Ocular straylight is the unwanted effect of light spreading as seen by human eyes, and caused by the eye itself, not by external factors. It is most easily visualized as the radiation seen spreading from a bright light source against a dark background. The typical practical example is an opposing car with headlights on at night. The disability glare caused by such a situation was found to correspond precisely to the effect of true light. As a consequence, disability glare was subsequently defined by this true light, called "straylight".
Straylight can differ considerably between individuals. With aging, the crystalline lens of the human eye causes straylight to become worse. Lens extraction and artificial lens implantation is an effective treatment.
There are however many more, but less common causes for straylight problems:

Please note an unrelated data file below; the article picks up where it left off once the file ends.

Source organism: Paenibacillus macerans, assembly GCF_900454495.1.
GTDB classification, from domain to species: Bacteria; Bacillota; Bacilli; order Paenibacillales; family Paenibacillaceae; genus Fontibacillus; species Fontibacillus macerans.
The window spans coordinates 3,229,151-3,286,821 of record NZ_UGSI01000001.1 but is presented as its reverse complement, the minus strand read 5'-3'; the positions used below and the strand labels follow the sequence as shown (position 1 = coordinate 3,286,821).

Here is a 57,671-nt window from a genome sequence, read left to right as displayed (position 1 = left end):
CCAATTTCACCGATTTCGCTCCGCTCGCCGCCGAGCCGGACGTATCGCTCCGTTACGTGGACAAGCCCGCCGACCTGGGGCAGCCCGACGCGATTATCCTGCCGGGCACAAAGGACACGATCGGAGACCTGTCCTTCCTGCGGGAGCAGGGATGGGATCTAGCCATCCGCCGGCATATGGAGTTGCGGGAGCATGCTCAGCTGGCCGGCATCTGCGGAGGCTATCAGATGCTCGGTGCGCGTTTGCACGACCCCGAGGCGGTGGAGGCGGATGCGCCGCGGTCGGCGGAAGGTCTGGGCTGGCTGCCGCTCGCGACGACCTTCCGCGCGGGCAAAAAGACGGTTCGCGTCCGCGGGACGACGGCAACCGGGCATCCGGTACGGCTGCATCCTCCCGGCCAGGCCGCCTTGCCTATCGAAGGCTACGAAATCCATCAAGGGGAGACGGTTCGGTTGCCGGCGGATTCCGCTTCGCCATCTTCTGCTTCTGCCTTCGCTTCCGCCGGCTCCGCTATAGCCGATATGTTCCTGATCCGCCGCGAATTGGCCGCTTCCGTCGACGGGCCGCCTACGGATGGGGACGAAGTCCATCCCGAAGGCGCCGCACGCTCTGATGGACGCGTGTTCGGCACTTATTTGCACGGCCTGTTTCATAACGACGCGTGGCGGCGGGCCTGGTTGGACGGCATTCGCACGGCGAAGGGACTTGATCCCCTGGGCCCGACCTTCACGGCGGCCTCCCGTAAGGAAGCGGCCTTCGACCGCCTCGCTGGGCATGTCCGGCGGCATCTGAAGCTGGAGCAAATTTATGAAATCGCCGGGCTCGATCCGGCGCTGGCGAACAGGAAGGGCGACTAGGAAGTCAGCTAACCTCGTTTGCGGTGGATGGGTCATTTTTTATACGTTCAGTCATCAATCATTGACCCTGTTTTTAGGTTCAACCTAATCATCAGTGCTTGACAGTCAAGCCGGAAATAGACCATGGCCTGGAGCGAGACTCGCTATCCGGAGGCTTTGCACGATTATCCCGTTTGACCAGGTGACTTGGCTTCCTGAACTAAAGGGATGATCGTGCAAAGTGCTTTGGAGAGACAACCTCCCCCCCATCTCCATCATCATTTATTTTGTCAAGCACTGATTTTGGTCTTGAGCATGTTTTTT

- Diseases of the cornea, e.g. Fuchs' dystrophy.
- Lack of pigmentation, e.g. albinism.
- Laser refractive surgery, with occasional haze formation.
- Excessive floaters in the vitreous humour.
- Contact lenses.
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- Van der Meulen IJ et al. "Quality of vision in patients with Fuchs Endothelial dystrophy and after DSEK". Arch Ophthalmol 2011
- Kruijt B et al. "Ocular straylight in albinism". Optom Vis Sc 2011;88:E585-E592
- Van Bree MC et al. "Straylight values after refractive surgery". Ophthalmology 2011;118:945-953.
- Mura M et al. "Surgery for floaters". Ophthalmology 2011;118:1894
- Van der Meulen IJ et al. "Straylight measurement in contact lens wear". Cornea 2010;29:516-522